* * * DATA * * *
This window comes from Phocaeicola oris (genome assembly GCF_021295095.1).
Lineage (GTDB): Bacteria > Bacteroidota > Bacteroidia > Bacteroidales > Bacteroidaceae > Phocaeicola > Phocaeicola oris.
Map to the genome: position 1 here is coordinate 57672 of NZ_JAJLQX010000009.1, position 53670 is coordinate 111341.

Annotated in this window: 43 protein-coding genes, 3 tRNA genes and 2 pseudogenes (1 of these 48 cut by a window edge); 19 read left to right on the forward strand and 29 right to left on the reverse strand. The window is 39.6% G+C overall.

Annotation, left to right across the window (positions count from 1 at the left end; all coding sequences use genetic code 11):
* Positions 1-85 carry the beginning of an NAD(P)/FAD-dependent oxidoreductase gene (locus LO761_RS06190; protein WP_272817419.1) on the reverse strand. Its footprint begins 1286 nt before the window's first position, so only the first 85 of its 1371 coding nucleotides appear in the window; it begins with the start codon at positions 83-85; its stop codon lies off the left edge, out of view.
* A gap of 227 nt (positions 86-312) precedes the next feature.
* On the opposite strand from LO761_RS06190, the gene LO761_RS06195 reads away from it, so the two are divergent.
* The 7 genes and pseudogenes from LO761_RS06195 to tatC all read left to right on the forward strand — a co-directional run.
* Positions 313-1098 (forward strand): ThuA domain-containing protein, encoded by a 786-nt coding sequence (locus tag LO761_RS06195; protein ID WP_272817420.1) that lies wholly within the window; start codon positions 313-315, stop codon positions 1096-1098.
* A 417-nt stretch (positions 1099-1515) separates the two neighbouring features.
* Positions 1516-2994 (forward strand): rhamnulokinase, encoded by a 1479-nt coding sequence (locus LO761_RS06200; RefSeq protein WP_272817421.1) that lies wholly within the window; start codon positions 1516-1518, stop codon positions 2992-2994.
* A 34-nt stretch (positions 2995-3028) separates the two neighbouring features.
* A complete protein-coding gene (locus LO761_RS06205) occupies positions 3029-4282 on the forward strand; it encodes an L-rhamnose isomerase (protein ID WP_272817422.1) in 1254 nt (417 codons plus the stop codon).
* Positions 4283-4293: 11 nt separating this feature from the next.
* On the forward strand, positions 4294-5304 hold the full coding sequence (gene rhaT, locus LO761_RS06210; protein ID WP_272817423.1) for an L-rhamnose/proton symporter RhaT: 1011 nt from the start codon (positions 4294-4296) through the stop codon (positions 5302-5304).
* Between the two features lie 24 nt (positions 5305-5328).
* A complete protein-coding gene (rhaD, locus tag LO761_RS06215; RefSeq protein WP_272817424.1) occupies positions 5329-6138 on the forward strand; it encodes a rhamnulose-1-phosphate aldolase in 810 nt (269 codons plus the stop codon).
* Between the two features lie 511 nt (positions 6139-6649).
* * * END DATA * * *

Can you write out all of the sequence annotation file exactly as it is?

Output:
This window comes from Phocaeicola oris (genome assembly GCF_021295095.1).
Lineage (GTDB): Bacteria > Bacteroidota > Bacteroidia > Bacteroidales > Bacteroidaceae > Phocaeicola > Phocaeicola oris.
Map to the genome: position 1 here is coordinate 57672 of NZ_JAJLQX010000009.1, position 53670 is coordinate 111341.

Annotated in this window: 43 protein-coding genes, 3 tRNA genes and 2 pseudogenes (1 of these 48 cut by a window edge); 19 read left to right on the forward strand and 29 right to left on the reverse strand. The window is 39.6% G+C overall.

Annotation, left to right across the window (positions count from 1 at the left end; all coding sequences use genetic code 11):
* Positions 1-85 carry the beginning of an NAD(P)/FAD-dependent oxidoreductase gene (locus LO761_RS06190; protein WP_272817419.1) on the reverse strand. Its footprint begins 1286 nt before the window's first position, so only the first 85 of its 1371 coding nucleotides appear in the window; it begins with the start codon at positions 83-85; its stop codon lies off the left edge, out of view.
* A gap of 227 nt (positions 86-312) precedes the next feature.
* On the opposite strand from LO761_RS06190, the gene LO761_RS06195 reads away from it, so the two are divergent.
* The 7 genes and pseudogenes from LO761_RS06195 to tatC all read left to right on the forward strand — a co-directional run.
* Positions 313-1098 (forward strand): ThuA domain-containing protein, encoded by a 786-nt coding sequence (locus tag LO761_RS06195; protein ID WP_272817420.1) that lies wholly within the window; start codon positions 313-315, stop codon positions 1096-1098.
* A 417-nt stretch (positions 1099-1515) separates the two neighbouring features.
* Positions 1516-2994 (forward strand): rhamnulokinase, encoded by a 1479-nt coding sequence (locus LO761_RS06200; RefSeq protein WP_272817421.1) that lies wholly within the window; start codon positions 1516-1518, stop codon positions 2992-2994.
* A 34-nt stretch (positions 2995-3028) separates the two neighbouring features.
* A complete protein-coding gene (locus LO761_RS06205) occupies positions 3029-4282 on the forward strand; it encodes an L-rhamnose isomerase (protein ID WP_272817422.1) in 1254 nt (417 codons plus the stop codon).
* Positions 4283-4293: 11 nt separating this feature from the next.
* On the forward strand, positions 4294-5304 hold the full coding sequence (gene rhaT, locus LO761_RS06210; protein ID WP_272817423.1) for an L-rhamnose/proton symporter RhaT: 1011 nt from the start codon (positions 4294-4296) through the stop codon (positions 5302-5304).
* Between the two features lie 24 nt (positions 5305-5328).
* A complete protein-coding gene (rhaD, locus tag LO761_RS06215; RefSeq protein WP_272817424.1) occupies positions 5329-6138 on the forward strand; it encodes a rhamnulose-1-phosphate aldolase in 810 nt (269 codons plus the stop codon).
* Between the two features lie 511 nt (positions 6139-6649).